Cover image for On Antique Painting By Francisco de Hollanda, Translated by Alice Sedgwick Wohl, with introductory essays byJoaquim Oliveira Caetano, and Charles Hope

On Antique Painting

Francisco de Hollanda, Translated by Alice Sedgwick Wohl, with introductory essays by Joaquim Oliveira Caetano and Charles Hope and notes by Hellmut Wohl

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$93.95 | Hardcover Edition
ISBN: 978-0-271-05965-5

$39.95 | Paperback Edition
ISBN: 978-0-271-05966-2

312 pages
6" × 9"
10 b&w illustrations
2013

On Antique Painting

Francisco de Hollanda, Translated by Alice Sedgwick Wohl, with introductory essays by Joaquim Oliveira Caetano and Charles Hope and notes by Hellmut Wohl

“As the only English translation of this significant Renaissance treatise, On Antique Painting marks a contribution not only to the field of Portuguese literature but also to the study of humanism during the Renaissance.”

 

  • Description
  • Reviews
  • Bio
  • Table of Contents
  • Sample Chapters
  • Subjects
Francisco de Hollanda completed Da pintura antigua in 1548, eight years after the young Portuguese humanist, painter, and architect had spent two years in Italy. Book I is the first Portuguese treatise on the theory and practice of painting. In contrast to Italian texts on artistic theory, which define painting as the imitation of nature, Hollanda’s treatise, influenced by Neoplatonism, develops a theory of the painter as an original creator guided by divine inspiration. Book II, “Dialogues in Rome,” is a record of three conversations with Michelangelo, Vittoria Colonna, and members of their circle and a fourth with Giulio Clovio. It is the most informative and intimate intellectual portrait of Michelangelo before the biographies by Vasari and Condivi.

“As the only English translation of this significant Renaissance treatise, On Antique Painting marks a contribution not only to the field of Portuguese literature but also to the study of humanism during the Renaissance.”
“Alice Sedgwick Wohl’s translation of Francisco de Hollanda’s De pintura antigua reintroduces an important voice to the larger discourse on Renaissance art theory and criticism. The Portuguese visitor was an alert witness to the aesthetic discussions taking place in sixteenth-century Rome; these he recorded in a series of dialogues in which Michelangelo was a dominant participant—and the reason the dialogues themselves have received much attention in modern scholarship. The dialogues, however, constituted Book II of Hollanda’s larger project, which was intended as a defense of the nobility of the art of painting and a program for realizing that goal. In the forty-four chapters of Book I, the author addresses all the major themes in the discussion of the art, but Hollanda’s most ambitious recapitulation of Renaissance aesthetics has been relatively neglected in art-historical scholarship. This new translation and critical edition will inspire reevaluation of Hollanda and the significance of his project.”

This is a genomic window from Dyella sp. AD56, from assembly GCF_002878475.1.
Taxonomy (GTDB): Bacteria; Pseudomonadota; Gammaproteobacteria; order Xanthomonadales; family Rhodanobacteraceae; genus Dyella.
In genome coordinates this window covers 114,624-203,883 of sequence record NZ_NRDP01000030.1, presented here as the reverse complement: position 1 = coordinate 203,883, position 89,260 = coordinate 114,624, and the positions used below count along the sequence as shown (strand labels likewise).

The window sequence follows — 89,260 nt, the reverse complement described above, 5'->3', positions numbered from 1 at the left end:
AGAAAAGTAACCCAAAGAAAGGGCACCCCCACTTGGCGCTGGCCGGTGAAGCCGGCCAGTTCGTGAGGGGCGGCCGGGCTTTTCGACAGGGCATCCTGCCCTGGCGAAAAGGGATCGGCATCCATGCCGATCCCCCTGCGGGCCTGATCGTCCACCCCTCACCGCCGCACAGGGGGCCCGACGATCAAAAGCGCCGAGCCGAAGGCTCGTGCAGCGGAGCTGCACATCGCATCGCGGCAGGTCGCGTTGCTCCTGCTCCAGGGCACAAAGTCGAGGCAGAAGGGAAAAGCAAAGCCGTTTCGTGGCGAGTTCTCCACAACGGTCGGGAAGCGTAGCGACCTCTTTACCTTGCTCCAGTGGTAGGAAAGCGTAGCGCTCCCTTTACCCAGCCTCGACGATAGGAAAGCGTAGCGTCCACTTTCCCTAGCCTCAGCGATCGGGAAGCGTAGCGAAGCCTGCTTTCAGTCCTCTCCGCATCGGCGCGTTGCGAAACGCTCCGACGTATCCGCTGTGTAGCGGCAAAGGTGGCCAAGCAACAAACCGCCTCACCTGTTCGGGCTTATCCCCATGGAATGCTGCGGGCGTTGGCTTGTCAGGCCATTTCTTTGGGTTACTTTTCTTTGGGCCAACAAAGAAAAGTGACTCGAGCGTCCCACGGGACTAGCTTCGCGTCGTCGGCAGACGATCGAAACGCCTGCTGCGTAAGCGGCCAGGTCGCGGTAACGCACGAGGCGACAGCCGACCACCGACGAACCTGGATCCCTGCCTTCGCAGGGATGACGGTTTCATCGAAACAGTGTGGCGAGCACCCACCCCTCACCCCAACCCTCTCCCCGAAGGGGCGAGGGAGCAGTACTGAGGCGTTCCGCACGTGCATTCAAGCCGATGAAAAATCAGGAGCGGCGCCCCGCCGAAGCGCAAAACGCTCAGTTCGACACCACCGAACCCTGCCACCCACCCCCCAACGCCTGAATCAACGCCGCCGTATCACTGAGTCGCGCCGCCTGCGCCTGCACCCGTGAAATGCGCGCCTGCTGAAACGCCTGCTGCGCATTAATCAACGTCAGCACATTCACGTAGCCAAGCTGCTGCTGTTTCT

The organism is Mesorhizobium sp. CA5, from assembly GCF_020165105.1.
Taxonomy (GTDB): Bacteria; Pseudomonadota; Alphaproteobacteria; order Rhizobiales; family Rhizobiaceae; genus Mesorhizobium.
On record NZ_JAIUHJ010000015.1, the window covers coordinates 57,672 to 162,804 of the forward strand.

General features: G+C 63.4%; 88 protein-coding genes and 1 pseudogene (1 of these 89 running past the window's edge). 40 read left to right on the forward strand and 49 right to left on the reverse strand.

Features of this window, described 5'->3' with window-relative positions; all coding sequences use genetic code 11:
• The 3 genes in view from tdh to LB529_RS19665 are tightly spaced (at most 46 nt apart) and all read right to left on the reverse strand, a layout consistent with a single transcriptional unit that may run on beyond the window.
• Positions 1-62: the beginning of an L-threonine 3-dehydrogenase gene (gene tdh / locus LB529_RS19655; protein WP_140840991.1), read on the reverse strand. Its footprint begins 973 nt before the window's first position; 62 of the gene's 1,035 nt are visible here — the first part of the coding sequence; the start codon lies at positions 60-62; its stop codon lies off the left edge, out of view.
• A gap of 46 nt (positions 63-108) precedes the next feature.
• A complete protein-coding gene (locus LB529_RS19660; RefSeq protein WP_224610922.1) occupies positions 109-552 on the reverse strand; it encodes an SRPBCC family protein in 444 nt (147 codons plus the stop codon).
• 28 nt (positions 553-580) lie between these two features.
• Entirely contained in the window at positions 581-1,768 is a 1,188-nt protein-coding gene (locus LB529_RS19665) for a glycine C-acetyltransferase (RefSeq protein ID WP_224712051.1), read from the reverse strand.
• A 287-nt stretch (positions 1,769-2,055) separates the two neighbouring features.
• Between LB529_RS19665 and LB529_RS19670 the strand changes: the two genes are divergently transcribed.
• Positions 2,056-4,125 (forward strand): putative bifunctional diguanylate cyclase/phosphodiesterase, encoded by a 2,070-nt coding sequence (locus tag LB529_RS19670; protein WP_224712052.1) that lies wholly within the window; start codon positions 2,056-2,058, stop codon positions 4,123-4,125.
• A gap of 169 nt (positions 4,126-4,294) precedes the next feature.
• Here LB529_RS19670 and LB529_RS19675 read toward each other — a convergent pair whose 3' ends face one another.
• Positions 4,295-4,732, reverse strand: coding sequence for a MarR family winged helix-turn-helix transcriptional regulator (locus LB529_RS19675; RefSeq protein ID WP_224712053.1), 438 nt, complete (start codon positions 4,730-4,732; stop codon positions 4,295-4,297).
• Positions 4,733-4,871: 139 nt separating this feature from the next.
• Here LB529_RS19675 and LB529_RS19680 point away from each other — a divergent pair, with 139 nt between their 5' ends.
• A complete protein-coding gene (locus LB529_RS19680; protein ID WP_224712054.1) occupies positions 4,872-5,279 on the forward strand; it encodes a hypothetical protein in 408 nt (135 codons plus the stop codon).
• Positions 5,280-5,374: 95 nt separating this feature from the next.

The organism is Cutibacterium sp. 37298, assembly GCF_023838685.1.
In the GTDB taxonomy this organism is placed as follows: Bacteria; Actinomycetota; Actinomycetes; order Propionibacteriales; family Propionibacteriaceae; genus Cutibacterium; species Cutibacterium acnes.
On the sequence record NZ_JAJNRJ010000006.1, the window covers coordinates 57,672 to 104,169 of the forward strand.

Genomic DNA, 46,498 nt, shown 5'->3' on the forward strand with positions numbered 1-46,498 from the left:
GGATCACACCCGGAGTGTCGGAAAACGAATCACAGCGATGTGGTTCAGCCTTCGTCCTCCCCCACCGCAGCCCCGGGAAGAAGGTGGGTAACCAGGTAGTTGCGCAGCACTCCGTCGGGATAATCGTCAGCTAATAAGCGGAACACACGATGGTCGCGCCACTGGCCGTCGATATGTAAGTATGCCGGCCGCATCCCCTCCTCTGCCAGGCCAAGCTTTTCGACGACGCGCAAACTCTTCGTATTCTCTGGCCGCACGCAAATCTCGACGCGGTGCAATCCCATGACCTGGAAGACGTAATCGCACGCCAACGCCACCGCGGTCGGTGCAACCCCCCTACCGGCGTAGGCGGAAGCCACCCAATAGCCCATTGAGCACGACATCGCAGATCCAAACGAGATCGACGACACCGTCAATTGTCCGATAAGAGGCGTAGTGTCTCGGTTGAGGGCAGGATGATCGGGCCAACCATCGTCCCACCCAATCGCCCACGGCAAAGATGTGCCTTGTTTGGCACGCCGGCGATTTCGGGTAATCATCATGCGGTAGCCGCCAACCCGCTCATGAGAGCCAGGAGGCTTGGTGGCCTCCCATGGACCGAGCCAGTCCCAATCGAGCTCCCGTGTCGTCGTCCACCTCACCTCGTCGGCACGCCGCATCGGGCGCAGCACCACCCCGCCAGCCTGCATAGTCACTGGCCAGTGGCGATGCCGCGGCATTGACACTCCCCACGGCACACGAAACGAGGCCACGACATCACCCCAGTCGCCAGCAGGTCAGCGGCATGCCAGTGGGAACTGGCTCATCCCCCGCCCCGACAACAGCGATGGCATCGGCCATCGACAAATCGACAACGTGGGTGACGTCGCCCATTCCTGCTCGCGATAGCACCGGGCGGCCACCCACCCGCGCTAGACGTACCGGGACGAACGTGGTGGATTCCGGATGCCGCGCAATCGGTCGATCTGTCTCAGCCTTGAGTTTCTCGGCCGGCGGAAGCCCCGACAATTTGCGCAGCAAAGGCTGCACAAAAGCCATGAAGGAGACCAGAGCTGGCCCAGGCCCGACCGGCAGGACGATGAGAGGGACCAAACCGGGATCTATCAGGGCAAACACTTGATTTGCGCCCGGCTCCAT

On Antique Painting belongs to a tradition of English translations of important primary sources in Renaissance art history and theory, including Leon Battista Alberti's On Painting and Giorgio Vasari's Lives of the Artists.”
“Alice Wohl’s long-awaited translation of Francisco de Hollanda’s On Antique Painting in its entirety (which includes not only the four dialogues, but the treatise!) is an excellent contribution to the distinguished Penn State series of translations of primary sources in Renaissance and Baroque art. A valuable contribution to the study of Renaissance art history, literature, theory, and many other topics of interest, including the culture of Renaissance Portugal and the classical revival of the Renaissance, this translation should renew interest in Michelangelo’s fascinating and controversial role in Hollanda’s dialogues. Introductory essays and endnotes provide the reader with a rich context for the understanding of this important work.”
“[Alice Sedgwick Wohl] is alive both to literal sense and to the difficulties posed by usage and stylistic conventions as employed in a language written four and a half centuries ago. With Hollanda she has taken on an especially difficult task, and has succeeded with colours flying. We now have for the first time in English the whole of Hollanda’s treatise. . . . We are all indebted to Sedgwick Wohl and her collaborators for an invaluable contribution to Renaissance studies.”
“The manuscript of Francisco de Hollanda’s Da pintura antigua (completed in 1548) is lost, or still to be identified. It was, however, translated into Castilian in 1563, and a copy in Portuguese was made in 1792, both probably using the same manuscript in Madrid, itself either the original or an early copy sent from Portugal to Spain. Alice Sedgwick Wohl has collated the texts of both versions in making her excellent translation from the Portuguese, occasionally following the Castilian text where ambiguities or lacunae appear in the Portuguese copy, but always noting the variant reading when she does so. She is an experienced, sensitive and reliable translator. . . . She is alive both to literal sense and to the difficulties posed by usage and stylistic conventions as employed in a language written four and a half centuries ago. With Hollanda she has taken on an especially difficult task, and has succeeded with colours flying. We now have for the first time in English the whole of Hollanda’s treatise. . . . We are all indebted to Sedgwick Wohl and her collaborators for an invaluable contribution to Renaissance studies.”